Saturday, 24 May 2014

Testing effectively

Recently, there is a heaty debate regarding TDD which started by DHH when he claimed that TDD is dead.
This ongoing debate managed to capture the attention of developers world, including us.

Some mini debates have happened in our office regarding the right practices to do testing.

In this article, I will represent my own view.

How many kinds of tests have you seen?

From the time I joined industry, here are the kinds of tests that I have worked on:

  • Unit Test
  • System/Integration/Functional Test
  • Regression Test
  • Test Harness/Load Test
  • Smoke Test/Spider Test
The above test categories are not necessarily mutually exclusive. For example, you can crate a set of automated functional tests or Smoke tests to be used as regression test. For the benefit of newbie, let do a quick review for these old concepts. 

Unit Test

Unit Test aim to test the functional of a unit of code/component. For Java world, unit of code is the class and each Java class suppose to have an unit test. The philosophy of Unit Test is simple. When all the components are working, the system as a whole should work.

A component rarely work alone. Rather, it normally interacts with other components. Therefore, in order to write Unit Test, developers need to mock other components. This is the problem that DHH and James O Coplien criticize Unit Test for huge effort that gain little benefit. 

System/Integration/Functional Test

There is no concrete naming as people often use different terms to describe similar things. Contradict to Unit Test, for functional test, developers aim to test a system function as a whole, which may involve multiple components. 

Normally, for functional test, the data is retrieved and store to the test database. Of course, there should be a pre-step to set-up test data before running. DHH likes this kind of test. It helps developers test all the functions of the system without huge effort to set-up mock object.

Functional test may involve asserting web output. In the past, it is mostly done with htmlUnit but with recent improvement of Selenium Grid, Selenium became the preferred choice.

Regression Test

In this industry, you may end up spend more time maintaining system than developing new one. Software changes all the time and it is hard to avoid risk whenever making changes. Regression Test supposes to capture any defect that caused by changes. 

In the past, software house did have one army of testers but the current trend is automated testing. It means that developers will deliver software with full set of tests that suppose to be broken whenever a function is spoiled.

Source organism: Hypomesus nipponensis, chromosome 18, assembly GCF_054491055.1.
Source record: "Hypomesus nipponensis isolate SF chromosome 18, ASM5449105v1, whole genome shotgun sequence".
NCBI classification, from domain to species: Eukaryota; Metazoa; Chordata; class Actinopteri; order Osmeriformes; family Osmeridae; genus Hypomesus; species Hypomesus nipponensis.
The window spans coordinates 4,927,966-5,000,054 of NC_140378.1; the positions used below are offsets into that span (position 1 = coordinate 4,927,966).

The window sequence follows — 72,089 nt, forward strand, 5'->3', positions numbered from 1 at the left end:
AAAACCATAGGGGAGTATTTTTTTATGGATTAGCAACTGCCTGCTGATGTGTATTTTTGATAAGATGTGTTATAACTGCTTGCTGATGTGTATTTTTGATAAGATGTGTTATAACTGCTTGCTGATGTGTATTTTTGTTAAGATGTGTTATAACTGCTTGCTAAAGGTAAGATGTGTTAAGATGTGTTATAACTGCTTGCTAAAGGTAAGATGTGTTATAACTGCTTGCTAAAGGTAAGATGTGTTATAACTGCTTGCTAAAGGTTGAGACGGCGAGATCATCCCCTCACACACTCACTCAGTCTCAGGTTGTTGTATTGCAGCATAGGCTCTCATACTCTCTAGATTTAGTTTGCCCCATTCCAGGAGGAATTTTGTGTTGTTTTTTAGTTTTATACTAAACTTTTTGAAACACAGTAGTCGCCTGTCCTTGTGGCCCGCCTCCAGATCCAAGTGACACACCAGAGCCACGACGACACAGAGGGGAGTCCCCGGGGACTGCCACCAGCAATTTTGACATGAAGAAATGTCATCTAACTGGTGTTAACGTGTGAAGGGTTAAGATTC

Whenever a bug is detected, a new test case should be added to cover new bug. Developers create the test, let it fail, and fix the bug to make it pass. This practice is called Test Driven Development.

Test Harness/Load Test

Normal test case does not capture system performance. Therefore, we need to develop another set of tests for this purpose. In the simplest form, we can set the time out for the functional test that run in continuous integration server. The tricky part is this kind of test is very system dependant and may fail if the system is overloaded. 

The more popular solution is to run load test manually by using profiling tool like JMeter or create our own load test app. 



Smoke Test/Spider Test

Smoke Test and Spider Test are two special kinds of tests that may be more relevant to us. WDS provides KAAS (Knowledge as a Service) for wireless industry. Therefore, our applications are refreshed everyday with data changes rather than business logic changes. It is specific to us that system failure may come from data change rather than business logic. 

Smoke Test are set of pre-defined test cases run on integration server with production data. It helps us to find out any potential issues for the daily LIVE deployment.

Similar to Smoke Test, Spider Test runs with real data but it work like a crawler that randomly click on any link or button available. One of our system contains so many combination of inputs that it is not possible to be tested by human (closed to 100.000 combinations of inputs). 

Our Smoke Test randomly choose some combination of data to test. If it manage to run for a few hours without any defect, we will proceed with our daily/weekly deployment.

The Test Culture in our environment

To make it short, WDS is a TDD temple. If you create the implementation before writing test cases, better be quiet about it. If you look at WDS self introduction, TDD is mentioned only after Agile and XP

"We are:- agile & XP, TDD & pairing, Java & JavaScript, git & continuous deployment, Linux & AWS, Jeans & T-shirts, Tea & cake"

Many high level executives in WDS start their career as developers. That helps to fostering our culture as an engineering-oriented company. Requesting resources to improve test coverage or infrastructure are common here. 

We do not have QA. In worst case, Product Owner or customers detect bugs. In best case, we detect bugs by test cases or by team mates during peer review stage.  

Regarding Singapore office, most of our team members grow up absorbing Ken Beck and Martin Fowler books and philosophy. That why most of them are hardcore TDD worshipers. 

The focus of testing in our working environment did bear fruits. WDS production defects rate is relatively low.

My own experience and personal view with testing

That is enough about self appraisal. Now, let me share my experience about testing.

Generally, Automated Testing works better than QA 

Comparing the output of traditional software house that packed with an army of QA with modern Agile team that deliver fully test coverage products, the latter normally outperform in term of quality and even cost effectiveness. Should QA jobs be extinct soon?

Over monitoring may hint lack of quality